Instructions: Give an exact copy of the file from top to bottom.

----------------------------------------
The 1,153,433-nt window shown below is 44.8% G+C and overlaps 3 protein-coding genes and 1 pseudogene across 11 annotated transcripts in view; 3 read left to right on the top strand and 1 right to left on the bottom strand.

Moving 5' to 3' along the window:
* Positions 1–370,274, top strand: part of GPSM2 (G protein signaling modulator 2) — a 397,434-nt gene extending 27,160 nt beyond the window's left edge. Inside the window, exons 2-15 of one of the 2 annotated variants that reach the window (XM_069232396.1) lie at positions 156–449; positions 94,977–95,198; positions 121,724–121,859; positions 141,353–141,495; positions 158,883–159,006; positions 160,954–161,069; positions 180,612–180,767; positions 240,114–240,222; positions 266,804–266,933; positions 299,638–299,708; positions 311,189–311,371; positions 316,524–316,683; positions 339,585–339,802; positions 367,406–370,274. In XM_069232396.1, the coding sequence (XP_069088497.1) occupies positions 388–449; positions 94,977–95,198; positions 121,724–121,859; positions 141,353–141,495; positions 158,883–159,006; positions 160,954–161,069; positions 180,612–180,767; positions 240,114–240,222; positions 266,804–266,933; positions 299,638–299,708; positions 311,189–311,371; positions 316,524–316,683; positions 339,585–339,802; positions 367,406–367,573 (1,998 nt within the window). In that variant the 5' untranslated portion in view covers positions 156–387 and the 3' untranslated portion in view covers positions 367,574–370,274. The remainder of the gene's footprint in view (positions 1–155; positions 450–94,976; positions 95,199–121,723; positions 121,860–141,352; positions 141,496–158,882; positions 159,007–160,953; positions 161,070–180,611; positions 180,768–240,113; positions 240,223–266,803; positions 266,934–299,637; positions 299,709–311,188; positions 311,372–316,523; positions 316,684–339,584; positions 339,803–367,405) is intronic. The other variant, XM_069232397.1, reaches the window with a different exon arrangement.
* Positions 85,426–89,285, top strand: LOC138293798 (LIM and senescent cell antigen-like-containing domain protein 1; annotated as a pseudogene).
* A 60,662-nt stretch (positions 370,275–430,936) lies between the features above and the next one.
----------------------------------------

The 1,153,433-nt window shown below is 44.8% G+C and overlaps 3 protein-coding genes and 1 pseudogene across 11 annotated transcripts in view; 3 read left to right on the top strand and 1 right to left on the bottom strand.

Moving 5' to 3' along the window:
* Positions 1–370,274, top strand: part of GPSM2 (G protein signaling modulator 2) — a 397,434-nt gene extending 27,160 nt beyond the window's left edge. Inside the window, exons 2-15 of one of the 2 annotated variants that reach the window (XM_069232396.1) lie at positions 156–449; positions 94,977–95,198; positions 121,724–121,859; positions 141,353–141,495; positions 158,883–159,006; positions 160,954–161,069; positions 180,612–180,767; positions 240,114–240,222; positions 266,804–266,933; positions 299,638–299,708; positions 311,189–311,371; positions 316,524–316,683; positions 339,585–339,802; positions 367,406–370,274. In XM_069232396.1, the coding sequence (XP_069088497.1) occupies positions 388–449; positions 94,977–95,198; positions 121,724–121,859; positions 141,353–141,495; positions 158,883–159,006; positions 160,954–161,069; positions 180,612–180,767; positions 240,114–240,222; positions 266,804–266,933; positions 299,638–299,708; positions 311,189–311,371; positions 316,524–316,683; positions 339,585–339,802; positions 367,406–367,573 (1,998 nt within the window). In that variant the 5' untranslated portion in view covers positions 156–387 and the 3' untranslated portion in view covers positions 367,574–370,274. The remainder of the gene's footprint in view (positions 1–155; positions 450–94,976; positions 95,199–121,723; positions 121,860–141,352; positions 141,496–158,882; positions 159,007–160,953; positions 161,070–180,611; positions 180,768–240,113; positions 240,223–266,803; positions 266,934–299,637; positions 299,709–311,188; positions 311,372–316,523; positions 316,684–339,584; positions 339,803–367,405) is intronic. The other variant, XM_069232397.1, reaches the window with a different exon arrangement.
* Positions 85,426–89,285, top strand: LOC138293798 (LIM and senescent cell antigen-like-containing domain protein 1; annotated as a pseudogene).
* A 60,662-nt stretch (positions 370,275–430,936) lies between the features above and the next one.